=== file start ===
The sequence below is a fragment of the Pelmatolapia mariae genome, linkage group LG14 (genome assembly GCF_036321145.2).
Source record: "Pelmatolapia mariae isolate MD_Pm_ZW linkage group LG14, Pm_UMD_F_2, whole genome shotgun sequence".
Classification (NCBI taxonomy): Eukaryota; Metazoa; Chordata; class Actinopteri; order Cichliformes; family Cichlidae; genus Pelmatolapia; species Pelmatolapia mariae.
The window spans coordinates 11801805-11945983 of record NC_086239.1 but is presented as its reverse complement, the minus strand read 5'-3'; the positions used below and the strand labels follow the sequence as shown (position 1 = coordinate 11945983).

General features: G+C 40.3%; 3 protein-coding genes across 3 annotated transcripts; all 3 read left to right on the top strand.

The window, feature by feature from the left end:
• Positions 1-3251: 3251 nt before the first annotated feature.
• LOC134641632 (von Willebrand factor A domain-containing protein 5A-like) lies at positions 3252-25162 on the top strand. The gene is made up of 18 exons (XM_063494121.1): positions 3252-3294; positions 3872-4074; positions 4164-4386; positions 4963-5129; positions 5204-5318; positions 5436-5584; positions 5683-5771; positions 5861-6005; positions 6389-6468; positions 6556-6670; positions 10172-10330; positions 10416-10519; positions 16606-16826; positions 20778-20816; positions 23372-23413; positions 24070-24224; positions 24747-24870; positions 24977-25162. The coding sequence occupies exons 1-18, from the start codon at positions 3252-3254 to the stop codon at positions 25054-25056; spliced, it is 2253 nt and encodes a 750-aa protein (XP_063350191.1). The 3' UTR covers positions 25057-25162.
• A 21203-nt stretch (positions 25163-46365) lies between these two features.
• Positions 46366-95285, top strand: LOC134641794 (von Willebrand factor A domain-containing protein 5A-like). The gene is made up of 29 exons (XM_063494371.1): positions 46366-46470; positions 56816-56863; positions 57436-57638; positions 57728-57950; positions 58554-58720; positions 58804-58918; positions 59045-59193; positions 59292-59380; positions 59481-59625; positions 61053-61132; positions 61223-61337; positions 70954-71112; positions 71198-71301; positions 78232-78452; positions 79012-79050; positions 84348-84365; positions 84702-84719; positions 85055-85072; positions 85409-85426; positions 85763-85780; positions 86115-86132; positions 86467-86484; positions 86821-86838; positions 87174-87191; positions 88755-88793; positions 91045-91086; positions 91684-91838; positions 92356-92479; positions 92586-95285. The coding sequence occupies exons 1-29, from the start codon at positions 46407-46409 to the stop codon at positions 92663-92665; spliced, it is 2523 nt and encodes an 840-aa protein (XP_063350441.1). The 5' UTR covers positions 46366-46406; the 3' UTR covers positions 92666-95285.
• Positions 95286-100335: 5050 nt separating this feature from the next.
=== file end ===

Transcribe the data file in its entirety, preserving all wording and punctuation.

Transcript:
The sequence below is a fragment of the Pelmatolapia mariae genome, linkage group LG14 (genome assembly GCF_036321145.2).
Source record: "Pelmatolapia mariae isolate MD_Pm_ZW linkage group LG14, Pm_UMD_F_2, whole genome shotgun sequence".
Classification (NCBI taxonomy): Eukaryota; Metazoa; Chordata; class Actinopteri; order Cichliformes; family Cichlidae; genus Pelmatolapia; species Pelmatolapia mariae.
The window spans coordinates 11801805-11945983 of record NC_086239.1 but is presented as its reverse complement, the minus strand read 5'-3'; the positions used below and the strand labels follow the sequence as shown (position 1 = coordinate 11945983).

General features: G+C 40.3%; 3 protein-coding genes across 3 annotated transcripts; all 3 read left to right on the top strand.

The window, feature by feature from the left end:
• Positions 1-3251: 3251 nt before the first annotated feature.
• LOC134641632 (von Willebrand factor A domain-containing protein 5A-like) lies at positions 3252-25162 on the top strand. The gene is made up of 18 exons (XM_063494121.1): positions 3252-3294; positions 3872-4074; positions 4164-4386; positions 4963-5129; positions 5204-5318; positions 5436-5584; positions 5683-5771; positions 5861-6005; positions 6389-6468; positions 6556-6670; positions 10172-10330; positions 10416-10519; positions 16606-16826; positions 20778-20816; positions 23372-23413; positions 24070-24224; positions 24747-24870; positions 24977-25162. The coding sequence occupies exons 1-18, from the start codon at positions 3252-3254 to the stop codon at positions 25054-25056; spliced, it is 2253 nt and encodes a 750-aa protein (XP_063350191.1). The 3' UTR covers positions 25057-25162.
• A 21203-nt stretch (positions 25163-46365) lies between these two features.
• Positions 46366-95285, top strand: LOC134641794 (von Willebrand factor A domain-containing protein 5A-like). The gene is made up of 29 exons (XM_063494371.1): positions 46366-46470; positions 56816-56863; positions 57436-57638; positions 57728-57950; positions 58554-58720; positions 58804-58918; positions 59045-59193; positions 59292-59380; positions 59481-59625; positions 61053-61132; positions 61223-61337; positions 70954-71112; positions 71198-71301; positions 78232-78452; positions 79012-79050; positions 84348-84365; positions 84702-84719; positions 85055-85072; positions 85409-85426; positions 85763-85780; positions 86115-86132; positions 86467-86484; positions 86821-86838; positions 87174-87191; positions 88755-88793; positions 91045-91086; positions 91684-91838; positions 92356-92479; positions 92586-95285. The coding sequence occupies exons 1-29, from the start codon at positions 46407-46409 to the stop codon at positions 92663-92665; spliced, it is 2523 nt and encodes an 840-aa protein (XP_063350441.1). The 5' UTR covers positions 46366-46406; the 3' UTR covers positions 92666-95285.
• Positions 95286-100335: 5050 nt separating this feature from the next.